I suggest we try to understand ourselves first. Try to figure out why you believe in your current views, what are the values that influenced you, and how you would defend those values. I am probably overly optimistic for thinking so, but I do think the blogosphere can be a much more fruitful medium if we all do a little introspection now and then.

3 comments:

Anonymous said...

hey xiao di,

i like this post. coincidentally i just had six singaporeans over at my place last night discussing a lot of issues that the blogosphere is currently obsessed with.

i completely agree with you that we should do some introspection, and figure out where we stand on issues. when i meet someone new and discuss issues with them, in my mind i am sorting them out in my mind... conservative vs. liberal, republican vs dem, etc etc..

one of my friends recently protested against this. 'why are you constantly trying to label me?' was the question, to which i had no good answer to. i agreed that there was no sense in trying to figure out what he is, because i cannot get into his head and know what he's thinking. he was also not often self-consistent.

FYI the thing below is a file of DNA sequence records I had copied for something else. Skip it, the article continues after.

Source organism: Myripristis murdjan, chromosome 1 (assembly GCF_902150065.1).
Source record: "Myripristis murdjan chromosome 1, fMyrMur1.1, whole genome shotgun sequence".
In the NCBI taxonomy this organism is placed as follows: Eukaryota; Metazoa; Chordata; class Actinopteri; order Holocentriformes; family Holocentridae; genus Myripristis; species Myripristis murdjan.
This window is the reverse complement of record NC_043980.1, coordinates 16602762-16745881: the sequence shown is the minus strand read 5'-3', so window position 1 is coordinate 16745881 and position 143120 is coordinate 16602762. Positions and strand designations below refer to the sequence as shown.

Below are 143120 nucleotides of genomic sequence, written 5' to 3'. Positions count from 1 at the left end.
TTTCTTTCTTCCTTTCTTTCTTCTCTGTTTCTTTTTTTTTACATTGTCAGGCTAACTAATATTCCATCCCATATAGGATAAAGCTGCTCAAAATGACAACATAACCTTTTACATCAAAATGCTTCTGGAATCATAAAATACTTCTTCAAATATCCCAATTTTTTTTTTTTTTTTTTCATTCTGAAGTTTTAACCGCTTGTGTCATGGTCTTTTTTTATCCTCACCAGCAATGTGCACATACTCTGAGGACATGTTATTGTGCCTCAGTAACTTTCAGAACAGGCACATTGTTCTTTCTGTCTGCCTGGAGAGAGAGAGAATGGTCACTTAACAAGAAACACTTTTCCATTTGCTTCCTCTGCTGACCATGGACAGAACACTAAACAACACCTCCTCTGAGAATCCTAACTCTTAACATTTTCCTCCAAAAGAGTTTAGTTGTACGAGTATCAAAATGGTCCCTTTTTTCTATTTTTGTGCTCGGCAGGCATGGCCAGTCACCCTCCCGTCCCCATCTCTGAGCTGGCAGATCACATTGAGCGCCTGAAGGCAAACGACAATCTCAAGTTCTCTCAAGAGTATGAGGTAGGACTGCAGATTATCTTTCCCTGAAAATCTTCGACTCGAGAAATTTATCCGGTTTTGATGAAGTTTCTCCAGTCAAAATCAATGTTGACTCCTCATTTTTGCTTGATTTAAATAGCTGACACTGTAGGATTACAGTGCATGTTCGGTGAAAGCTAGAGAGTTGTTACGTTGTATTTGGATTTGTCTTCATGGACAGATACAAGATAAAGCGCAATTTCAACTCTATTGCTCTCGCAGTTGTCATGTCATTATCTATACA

the moral of the story being, i think labels such as moral relativists are useful, but only up to a certain extent.

Fearfully Opinionated said...

Hey da jie,

Thanks for dropping by. The main purpose of my post was to help people identity WHEN they are "talking past each other" and WHY. It's a phenomenon I see happen very often, not just in the blogosphere, but also in academic circles.

I do believe most people don't like to be labelled. This usually leads them to think that they are sterotyped, and somehow biased against. The key thing is to know how to label their VIEWS and not label THEM.

Then again, as I was discussing with BL in the comments of my previous post, perhaps our views and our identity is something as humans we cannot effectively separate. And hence, on some level, we are all guilty of sterotyping, and being biased. This does not actually pose a big problem to me, because I believe none of us were ever "objective" to start with.

BL said...

Hi Fearfully Opinionated,

I guess that it might be easier to address your article by pointing you to the latest post of mine: It Takes all Sorts to Make a World.

In short, my view is that it is possible to seperate the person from the issues, but it requires a cultural change from the Asians.